A stupid, offensive, poorly produced 14-minute film clip about the Prophet Muhammad has enraged the people of an entire region. It is still unclear but entirely possible that the sole purpose of producing and distributing Sam Bacile's “Innocence of Muslims” was to enrage Muslim communities — a means to an ugly end. I will not defend the clip; it should not exist, and certainly should not have the 14 million YouTube views that it does. The violent reaction in the Middle East highlights an interesting tension between the free speech we Americans so readily enjoy and being responsible global citizens.
It is important that bullying from abroad does not force policies and mindsets that infringe on local rights or norms, but at the same time there is an obligation for those that create art and media to be mindful of the worldwide community.
Princeton students, whose voices are being heard now and whose voices will continue to matter upon exiting FitzRandolph Gate, need to be mindful of the far-reaching implications of their creative and academic output. A University that is made up of 12 percent international students and has a school dedicated to international relations certainly has to produce a student body that is aware of differing global cultures.
In the speech given by former ambassador and Wilson School professor Daniel Kurtzer last week, he underscored the notion that media in the Middle East and the West has very different implications. When a film is produced and distributed in Libya it is most likely created by, and is certainly sanctioned by, the Libyan government. Anyone in the United States, even the most underprivileged, unthinking and misinformed person, can take a video camera or smartphone and make an Internet video — even an Internet sensation. The perception of how important a film clip is varies between regions. Americans are therefore not as likely to take the musings of an anonymous Internet idiot as seriously. In the Middle East, many states still exercise extensive power and authority over their media.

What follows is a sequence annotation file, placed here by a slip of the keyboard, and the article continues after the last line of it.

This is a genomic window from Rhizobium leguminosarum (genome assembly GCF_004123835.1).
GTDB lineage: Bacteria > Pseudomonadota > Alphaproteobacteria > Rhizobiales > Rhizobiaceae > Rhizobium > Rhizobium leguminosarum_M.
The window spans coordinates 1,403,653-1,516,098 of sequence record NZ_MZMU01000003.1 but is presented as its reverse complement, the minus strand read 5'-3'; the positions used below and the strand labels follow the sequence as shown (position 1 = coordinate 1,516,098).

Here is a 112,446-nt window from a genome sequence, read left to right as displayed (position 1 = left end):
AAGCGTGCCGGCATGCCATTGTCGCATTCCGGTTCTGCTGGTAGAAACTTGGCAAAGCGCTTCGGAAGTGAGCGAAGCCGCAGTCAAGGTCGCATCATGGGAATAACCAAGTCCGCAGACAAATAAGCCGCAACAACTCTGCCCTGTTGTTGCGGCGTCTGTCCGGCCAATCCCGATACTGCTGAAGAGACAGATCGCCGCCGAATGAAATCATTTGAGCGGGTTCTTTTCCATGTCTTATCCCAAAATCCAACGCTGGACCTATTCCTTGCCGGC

In the United States a film can come from the actions of one; this is less true in the Middle East. Saudi Arabia’s influence permeates in the Arab television world; Munhwa Broadcasting Corporation, Rotana channels and Arab Radio and TV are all Saudi-owned and linked to the royal family. When something is broadcasted, it has been approved, in some indirect way, by a Muslim authority. In America, before the violent civil unrest abroad, Sam Bacile's film was hardly discussed and certainly would have been discarded into mental garbage cans with so many other stupid movies before it. By contrast, in the Middle East, the film caused, or stood in as an excuse for, violent riots and the rape and murder of American diplomats.
In the case of making a video about a sensitive subject that is so dear to the people of the Middle East, part of being culturally aware is understanding the way the film might be received at home will be very different than how it will be received abroad. In the case of “Innocence of Muslims” these considerations were likely taken into account and expressly abused for a desired effect. In general, however, it is crucial to recognize the tightrope that must be walked between being free in our creative processes and knowing the implications our work might have. I believe the aggressive protestors in the Middle East ought to have an open forum to discuss things that offend them, but it is important for people to keep in mind that they don't.
As global citizens who are producing work that is and will continue to be put out into the world of letters and arts, we have a responsibility to keep this lesson in mind. Our publications and general creative projects could have real impacts. Most Princeton students are not likely to try and incite global violence though offensive work, but there are implications and ramifications in everything we do. I stand by everyone’s right to create things that will not be popular, or that might even be offensive, but it is important for us to be cognizant of what could arise from our actions. It is simultaneously important to keep in mind that when we let the actions of others dictate what we do, it can set a bad precedent — it is bad to give in to thugs. In vain, Obama’s administration paid $70,000 to air a commercial on seven different networks in Pakistan apologetically denouncing the video — the same week thousands of Pakistanis attacked an American diplomatic outpost. Showing weakness abroad is also not necessarily an appropriate maneuver.
Original URL: http://www.dailyprincetonian.com/2012/09/26/31264/